Biomolecules and nanostructures
The Optical Sciences group studies the interaction of light and matter at the nanoscale.
We do this by exploring ways to shape light and its environment. It's what we call
active and passive control. Our current focus is on the interaction of light with
biomolecules and nanostructures. We are part of Twente
University's Department of Science and Technology and member of the
Quantum control of energy flow in light harvesting
Herek JL, Wohlleben W, Cogdell RJ, Zeidler D, Motzkus M
vol. 417 issue 6888 p.533-535 MAY 30 2002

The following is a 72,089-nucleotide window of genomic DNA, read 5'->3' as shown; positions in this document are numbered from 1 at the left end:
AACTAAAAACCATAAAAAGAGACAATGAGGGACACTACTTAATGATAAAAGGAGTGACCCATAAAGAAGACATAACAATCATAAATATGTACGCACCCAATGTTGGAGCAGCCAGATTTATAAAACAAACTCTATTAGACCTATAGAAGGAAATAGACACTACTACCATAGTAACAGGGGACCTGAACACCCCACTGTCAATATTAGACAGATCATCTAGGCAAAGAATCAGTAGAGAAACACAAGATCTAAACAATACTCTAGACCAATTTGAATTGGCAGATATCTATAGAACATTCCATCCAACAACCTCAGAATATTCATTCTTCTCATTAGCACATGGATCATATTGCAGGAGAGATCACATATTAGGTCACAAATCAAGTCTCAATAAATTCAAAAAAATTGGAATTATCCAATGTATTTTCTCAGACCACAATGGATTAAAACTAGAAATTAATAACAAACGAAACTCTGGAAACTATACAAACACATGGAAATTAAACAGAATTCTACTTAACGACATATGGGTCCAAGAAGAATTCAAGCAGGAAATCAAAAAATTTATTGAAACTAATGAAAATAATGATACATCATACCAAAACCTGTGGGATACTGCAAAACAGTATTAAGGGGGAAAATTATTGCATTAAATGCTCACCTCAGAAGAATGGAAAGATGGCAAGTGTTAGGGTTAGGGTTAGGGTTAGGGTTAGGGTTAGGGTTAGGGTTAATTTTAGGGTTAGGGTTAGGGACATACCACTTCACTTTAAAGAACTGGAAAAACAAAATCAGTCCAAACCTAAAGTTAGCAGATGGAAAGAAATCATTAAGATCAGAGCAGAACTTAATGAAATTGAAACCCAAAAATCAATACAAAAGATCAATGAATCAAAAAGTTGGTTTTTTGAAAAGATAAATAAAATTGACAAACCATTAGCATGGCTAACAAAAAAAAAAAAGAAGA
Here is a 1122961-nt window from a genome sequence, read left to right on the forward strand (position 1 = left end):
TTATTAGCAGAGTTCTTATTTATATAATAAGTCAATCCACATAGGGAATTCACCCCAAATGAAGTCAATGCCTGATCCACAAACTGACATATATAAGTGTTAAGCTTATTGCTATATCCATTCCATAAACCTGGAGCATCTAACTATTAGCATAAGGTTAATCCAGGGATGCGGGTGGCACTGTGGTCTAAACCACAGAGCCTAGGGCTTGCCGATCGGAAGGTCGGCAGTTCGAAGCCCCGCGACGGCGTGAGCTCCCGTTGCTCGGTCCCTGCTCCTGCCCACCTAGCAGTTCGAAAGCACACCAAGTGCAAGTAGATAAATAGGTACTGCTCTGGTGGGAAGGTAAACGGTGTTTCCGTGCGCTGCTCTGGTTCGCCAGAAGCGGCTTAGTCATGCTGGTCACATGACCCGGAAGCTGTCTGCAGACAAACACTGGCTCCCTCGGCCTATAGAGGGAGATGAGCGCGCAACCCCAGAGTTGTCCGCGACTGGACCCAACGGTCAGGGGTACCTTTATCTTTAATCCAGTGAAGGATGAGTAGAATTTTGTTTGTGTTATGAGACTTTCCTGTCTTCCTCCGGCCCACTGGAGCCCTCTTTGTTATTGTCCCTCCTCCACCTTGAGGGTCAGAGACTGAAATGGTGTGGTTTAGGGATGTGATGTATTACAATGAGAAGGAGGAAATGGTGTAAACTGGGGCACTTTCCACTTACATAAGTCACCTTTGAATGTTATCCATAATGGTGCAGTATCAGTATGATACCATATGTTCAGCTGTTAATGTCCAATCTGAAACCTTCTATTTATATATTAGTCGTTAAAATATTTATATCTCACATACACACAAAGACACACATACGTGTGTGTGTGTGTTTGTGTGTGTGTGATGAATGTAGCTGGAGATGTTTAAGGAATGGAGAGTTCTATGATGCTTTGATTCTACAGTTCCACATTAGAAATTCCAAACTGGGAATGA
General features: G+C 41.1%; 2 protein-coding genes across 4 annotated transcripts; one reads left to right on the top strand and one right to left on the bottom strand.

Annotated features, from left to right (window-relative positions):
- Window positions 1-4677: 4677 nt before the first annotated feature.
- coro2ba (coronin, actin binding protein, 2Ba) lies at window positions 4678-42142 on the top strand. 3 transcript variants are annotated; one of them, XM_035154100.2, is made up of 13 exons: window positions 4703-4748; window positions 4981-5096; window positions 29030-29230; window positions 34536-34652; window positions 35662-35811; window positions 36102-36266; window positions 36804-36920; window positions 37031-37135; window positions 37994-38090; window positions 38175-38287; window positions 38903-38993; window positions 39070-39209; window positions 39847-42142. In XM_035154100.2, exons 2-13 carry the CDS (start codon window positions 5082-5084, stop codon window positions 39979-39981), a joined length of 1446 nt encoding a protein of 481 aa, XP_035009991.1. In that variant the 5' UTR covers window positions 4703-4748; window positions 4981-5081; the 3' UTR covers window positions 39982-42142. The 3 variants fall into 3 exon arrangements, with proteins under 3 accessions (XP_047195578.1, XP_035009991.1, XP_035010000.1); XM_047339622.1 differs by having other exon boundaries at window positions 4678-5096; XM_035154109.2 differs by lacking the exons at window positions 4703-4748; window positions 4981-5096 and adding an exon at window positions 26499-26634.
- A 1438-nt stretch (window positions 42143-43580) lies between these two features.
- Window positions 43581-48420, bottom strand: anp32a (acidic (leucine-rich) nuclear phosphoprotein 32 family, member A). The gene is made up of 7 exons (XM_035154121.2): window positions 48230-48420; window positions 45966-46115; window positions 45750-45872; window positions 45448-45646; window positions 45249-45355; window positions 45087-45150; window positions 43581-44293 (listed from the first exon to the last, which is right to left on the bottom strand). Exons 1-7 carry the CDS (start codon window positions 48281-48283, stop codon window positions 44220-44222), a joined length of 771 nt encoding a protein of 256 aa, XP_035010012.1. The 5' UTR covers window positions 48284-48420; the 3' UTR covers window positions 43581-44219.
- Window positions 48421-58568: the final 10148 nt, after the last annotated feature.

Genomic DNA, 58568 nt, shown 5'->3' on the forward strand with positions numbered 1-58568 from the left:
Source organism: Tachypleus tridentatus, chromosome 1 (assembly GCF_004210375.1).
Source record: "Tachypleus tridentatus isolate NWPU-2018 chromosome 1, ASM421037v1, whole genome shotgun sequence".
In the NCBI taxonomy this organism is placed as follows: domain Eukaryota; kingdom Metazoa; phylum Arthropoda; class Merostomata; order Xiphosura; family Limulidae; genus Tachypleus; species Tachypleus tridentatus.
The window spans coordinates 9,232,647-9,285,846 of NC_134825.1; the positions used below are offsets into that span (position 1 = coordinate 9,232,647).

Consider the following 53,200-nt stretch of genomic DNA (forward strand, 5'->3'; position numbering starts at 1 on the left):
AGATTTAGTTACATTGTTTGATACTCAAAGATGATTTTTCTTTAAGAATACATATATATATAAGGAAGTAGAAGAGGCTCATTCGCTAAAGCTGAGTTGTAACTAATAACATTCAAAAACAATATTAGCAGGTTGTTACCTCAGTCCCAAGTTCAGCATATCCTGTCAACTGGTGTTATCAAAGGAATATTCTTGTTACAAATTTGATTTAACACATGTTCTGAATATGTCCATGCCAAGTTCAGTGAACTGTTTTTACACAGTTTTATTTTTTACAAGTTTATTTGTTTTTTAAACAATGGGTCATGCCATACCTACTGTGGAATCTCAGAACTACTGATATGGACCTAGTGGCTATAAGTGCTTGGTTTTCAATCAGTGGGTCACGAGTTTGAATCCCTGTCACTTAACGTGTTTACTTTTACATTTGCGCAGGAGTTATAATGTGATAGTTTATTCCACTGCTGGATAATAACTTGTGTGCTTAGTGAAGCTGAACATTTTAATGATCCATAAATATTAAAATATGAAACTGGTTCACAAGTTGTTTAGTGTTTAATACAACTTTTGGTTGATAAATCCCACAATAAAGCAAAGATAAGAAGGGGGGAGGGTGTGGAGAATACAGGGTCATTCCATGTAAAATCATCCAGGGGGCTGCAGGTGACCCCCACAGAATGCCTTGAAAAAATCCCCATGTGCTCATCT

Coherent light sources have been widely used in control schemes that exploit quantum interference effects to direct the outcome of photochemical processes. The adaptive shaping of laser pulses is a particularly powerful tool in this context: experimental output as feedback in an iterative learning loop refines the applied laser field to render it best suited to constraints set by the experimenter(1,2). This approach has been experimentally implemented to control a variety of processes(3-9), but the extent to which coherent excitation can also be used to direct the dynamics of complex molecular systems in a condensed-phase environment remains unclear. Here we report feedback-optimized coherent control over the energy-flow pathways in the light-harvesting antenna complex LH2 from Rhodopseudomonas acidophila, a photosynthetic purple bacterium. We show that phases imprinted by the light field mediate the branching ratio of energy transfer between intra- and intermolecular channels in the complex's donor-acceptor system. This result illustrates that molecular complexity need not prevent coherent control, which can thus be extended to probe and affect biological functions.